How to survive Blue Monday

If January isn’t exactly your favourite time of year, you’re not alone. After the excitement of all those festive season activities, January can take its toll on many people’s emotional health, with the third Monday in January often acknowledged as the most depressing day of the year.

Called Blue Monday, in 2018 it falls on Monday January 15. The first Blue Monday was noted in 2005 on January 24 and has since become an annual event. It’s been claimed that the date was originally calculated using an equation that takes several factors into account, including the weather, debt, time since Christmas and the level of low motivation. But since the concept was first introduced as part of a press campaign by a holiday company, you may want to take any science used to calculate the timing of Blue Monday with a rather large pinch of salt.

That said, many people do struggle during the winter months, especially those who are susceptible to seasonal affective disorder (SAD) or its milder version, the winter blues. Indeed, low mood is a major symptom of SAD, but if you’re affected you may also feel as if you have no energy or you may have problems sleeping (either not sleeping enough or wanting to sleep much more than usual). Other symptoms include anxiety, panic attacks, stress, overeating, weight gain, frequent colds and loss of sex drive.

How to help yourself

If you’ve been experiencing some or all of these symptoms during the autumn and winter months for two or three years, your GP may be able to diagnose you as having SAD. It’s important to get help, as there are ways of treating SAD if you’ve been officially diagnosed with the disorder.

One treatment that may be recommended to you is light therapy. This involves using a light box that produces a very bright light (SAD light boxes produce 10,000 lux whereas normal domestic or office lighting produces 200-500 lux). You simply sit in front of or under the light for around 30 minutes to an hour a day.

If your symptoms are severe, your GP may also recommend talking therapies such as cognitive behavioural therapy (CBT) or medication such as antidepressants.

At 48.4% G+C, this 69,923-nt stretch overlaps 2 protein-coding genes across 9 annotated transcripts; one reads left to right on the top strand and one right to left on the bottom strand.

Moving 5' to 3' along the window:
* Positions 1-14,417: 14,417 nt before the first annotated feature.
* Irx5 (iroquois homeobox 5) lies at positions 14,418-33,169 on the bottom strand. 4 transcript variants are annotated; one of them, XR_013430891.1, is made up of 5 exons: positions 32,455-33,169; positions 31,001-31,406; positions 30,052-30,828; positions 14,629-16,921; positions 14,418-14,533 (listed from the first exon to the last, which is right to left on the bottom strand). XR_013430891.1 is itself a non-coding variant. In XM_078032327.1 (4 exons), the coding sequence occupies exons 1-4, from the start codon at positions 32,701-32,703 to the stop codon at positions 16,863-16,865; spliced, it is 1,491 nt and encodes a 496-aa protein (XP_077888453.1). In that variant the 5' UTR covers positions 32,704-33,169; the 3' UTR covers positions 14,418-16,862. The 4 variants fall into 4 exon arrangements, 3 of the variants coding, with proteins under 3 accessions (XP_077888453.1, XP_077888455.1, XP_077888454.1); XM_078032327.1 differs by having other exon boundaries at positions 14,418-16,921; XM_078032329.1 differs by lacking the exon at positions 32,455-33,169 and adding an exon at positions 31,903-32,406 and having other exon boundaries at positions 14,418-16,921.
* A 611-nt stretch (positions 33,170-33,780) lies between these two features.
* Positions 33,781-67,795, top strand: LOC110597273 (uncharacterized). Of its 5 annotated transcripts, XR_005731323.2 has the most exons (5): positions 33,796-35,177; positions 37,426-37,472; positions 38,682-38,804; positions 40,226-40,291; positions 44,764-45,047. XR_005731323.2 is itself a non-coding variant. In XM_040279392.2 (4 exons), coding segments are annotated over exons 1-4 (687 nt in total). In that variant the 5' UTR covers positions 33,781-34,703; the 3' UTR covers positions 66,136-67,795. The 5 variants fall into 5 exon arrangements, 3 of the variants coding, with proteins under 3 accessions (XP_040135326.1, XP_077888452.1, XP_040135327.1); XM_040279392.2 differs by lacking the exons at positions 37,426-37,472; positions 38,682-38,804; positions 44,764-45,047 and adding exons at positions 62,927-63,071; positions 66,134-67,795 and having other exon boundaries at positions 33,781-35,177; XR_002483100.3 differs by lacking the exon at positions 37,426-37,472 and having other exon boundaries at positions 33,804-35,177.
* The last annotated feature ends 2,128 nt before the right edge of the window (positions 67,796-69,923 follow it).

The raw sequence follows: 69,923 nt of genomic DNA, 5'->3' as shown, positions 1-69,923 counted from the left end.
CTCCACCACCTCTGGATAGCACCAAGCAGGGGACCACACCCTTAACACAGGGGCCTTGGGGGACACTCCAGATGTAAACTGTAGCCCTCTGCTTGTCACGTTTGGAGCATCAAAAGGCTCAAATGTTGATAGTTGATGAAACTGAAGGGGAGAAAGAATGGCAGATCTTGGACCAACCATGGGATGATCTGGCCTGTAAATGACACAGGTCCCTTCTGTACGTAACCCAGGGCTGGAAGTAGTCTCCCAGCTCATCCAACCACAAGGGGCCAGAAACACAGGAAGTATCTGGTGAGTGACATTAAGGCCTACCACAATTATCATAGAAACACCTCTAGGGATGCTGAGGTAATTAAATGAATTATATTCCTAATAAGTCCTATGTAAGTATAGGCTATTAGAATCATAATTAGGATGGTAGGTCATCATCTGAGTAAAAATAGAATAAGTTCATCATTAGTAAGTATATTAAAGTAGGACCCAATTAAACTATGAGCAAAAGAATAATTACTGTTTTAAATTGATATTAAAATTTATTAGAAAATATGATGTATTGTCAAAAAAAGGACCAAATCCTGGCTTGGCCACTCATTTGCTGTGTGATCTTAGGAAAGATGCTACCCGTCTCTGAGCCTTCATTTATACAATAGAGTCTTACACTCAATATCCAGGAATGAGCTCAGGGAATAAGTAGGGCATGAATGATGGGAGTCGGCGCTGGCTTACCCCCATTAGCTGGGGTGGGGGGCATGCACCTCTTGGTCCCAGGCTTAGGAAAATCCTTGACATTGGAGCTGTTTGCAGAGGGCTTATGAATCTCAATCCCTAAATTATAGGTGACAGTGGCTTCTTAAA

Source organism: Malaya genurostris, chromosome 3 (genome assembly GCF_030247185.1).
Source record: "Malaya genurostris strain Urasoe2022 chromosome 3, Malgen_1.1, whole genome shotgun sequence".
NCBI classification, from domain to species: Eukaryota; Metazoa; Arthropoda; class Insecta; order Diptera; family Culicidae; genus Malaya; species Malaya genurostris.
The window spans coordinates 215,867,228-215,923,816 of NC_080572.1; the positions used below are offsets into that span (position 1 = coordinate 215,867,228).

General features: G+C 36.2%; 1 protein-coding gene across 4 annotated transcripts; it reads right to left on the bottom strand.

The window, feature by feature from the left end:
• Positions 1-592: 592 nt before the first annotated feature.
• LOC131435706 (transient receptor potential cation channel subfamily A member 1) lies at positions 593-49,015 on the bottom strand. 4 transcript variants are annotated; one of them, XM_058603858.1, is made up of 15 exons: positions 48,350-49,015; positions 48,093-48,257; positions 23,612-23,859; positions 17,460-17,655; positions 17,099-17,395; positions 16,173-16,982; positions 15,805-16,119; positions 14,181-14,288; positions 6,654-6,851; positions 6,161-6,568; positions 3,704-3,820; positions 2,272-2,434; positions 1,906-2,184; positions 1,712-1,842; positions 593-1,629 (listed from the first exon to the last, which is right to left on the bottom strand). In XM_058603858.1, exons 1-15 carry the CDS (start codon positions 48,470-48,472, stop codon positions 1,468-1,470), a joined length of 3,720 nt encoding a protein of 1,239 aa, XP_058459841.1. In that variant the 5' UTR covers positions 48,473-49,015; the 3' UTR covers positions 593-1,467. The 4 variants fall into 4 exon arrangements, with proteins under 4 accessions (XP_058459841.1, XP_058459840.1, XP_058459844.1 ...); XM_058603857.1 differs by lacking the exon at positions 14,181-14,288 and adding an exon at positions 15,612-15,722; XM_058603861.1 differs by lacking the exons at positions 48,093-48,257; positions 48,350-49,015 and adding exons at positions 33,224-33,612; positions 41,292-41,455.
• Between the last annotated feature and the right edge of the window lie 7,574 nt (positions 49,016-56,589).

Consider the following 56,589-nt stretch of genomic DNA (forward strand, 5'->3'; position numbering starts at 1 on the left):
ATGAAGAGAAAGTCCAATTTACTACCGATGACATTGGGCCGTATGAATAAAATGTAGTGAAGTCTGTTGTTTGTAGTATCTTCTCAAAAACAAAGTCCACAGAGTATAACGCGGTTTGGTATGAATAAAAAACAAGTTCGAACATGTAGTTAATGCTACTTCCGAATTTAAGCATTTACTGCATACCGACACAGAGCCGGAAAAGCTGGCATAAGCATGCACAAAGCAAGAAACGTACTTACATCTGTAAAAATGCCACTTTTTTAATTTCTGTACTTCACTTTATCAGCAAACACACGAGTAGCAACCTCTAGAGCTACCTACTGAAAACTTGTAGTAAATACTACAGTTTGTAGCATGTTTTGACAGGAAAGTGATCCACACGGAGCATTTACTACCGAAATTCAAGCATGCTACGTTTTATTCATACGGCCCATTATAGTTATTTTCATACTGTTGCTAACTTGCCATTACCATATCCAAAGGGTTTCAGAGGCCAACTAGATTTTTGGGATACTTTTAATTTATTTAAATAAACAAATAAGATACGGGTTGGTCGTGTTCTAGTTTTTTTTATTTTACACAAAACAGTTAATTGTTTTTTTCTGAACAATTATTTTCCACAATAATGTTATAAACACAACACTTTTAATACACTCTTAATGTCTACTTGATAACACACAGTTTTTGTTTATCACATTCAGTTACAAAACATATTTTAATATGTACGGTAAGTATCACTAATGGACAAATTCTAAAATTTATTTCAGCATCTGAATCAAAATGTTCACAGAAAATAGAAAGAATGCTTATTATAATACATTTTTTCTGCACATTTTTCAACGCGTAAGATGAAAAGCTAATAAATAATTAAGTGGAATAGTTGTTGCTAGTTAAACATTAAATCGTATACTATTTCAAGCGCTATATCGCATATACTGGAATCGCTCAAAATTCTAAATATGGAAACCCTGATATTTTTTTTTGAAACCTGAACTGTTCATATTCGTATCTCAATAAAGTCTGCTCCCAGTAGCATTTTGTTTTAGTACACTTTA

Besides treatment, here’s how you can help yourself to feel better, not just on Blue Monday but throughout the autumn and winter months:

• Go outdoors Whenever possible, expose yourself to lots of natural light during the autumn and winter, especially on bright sunny days and around midday.

• Get active You may not feel much like exercising, particularly when it’s cold, but experts believe physical activity can boost your mood and make you feel more energetic. According to the NHS, exercise can not only help people with depression, it can help prevent them from becoming depressed in the first place. Exercise is also especially useful for people with mild depression.

To stay healthy, you should aim to do 150 minutes of moderate-intensity activity every week. If you haven’t exercised in a while, start slowly and work up to 150 minutes. Always speak to your GP before starting to exercise if you have a medical condition or if you haven’t been very active lately.

• Eat healthily Try to resist any cravings you may be having for stodgy foods by making sure your diet contains heaps of healthy fruit and vegetables.

• Tackle tension If you feel extra stressed-out during the winter months, try to plan any stressful events or activities for the spring and summer. And don’t forget to make time for regular relaxation. There are lots of ways to unwind, simply do whatever works for you.

Your local Careway pharmacist can also give you tips if you’re feeling lower than usual. Find your nearest Careway pharmacy by using our Pharmacy Finder.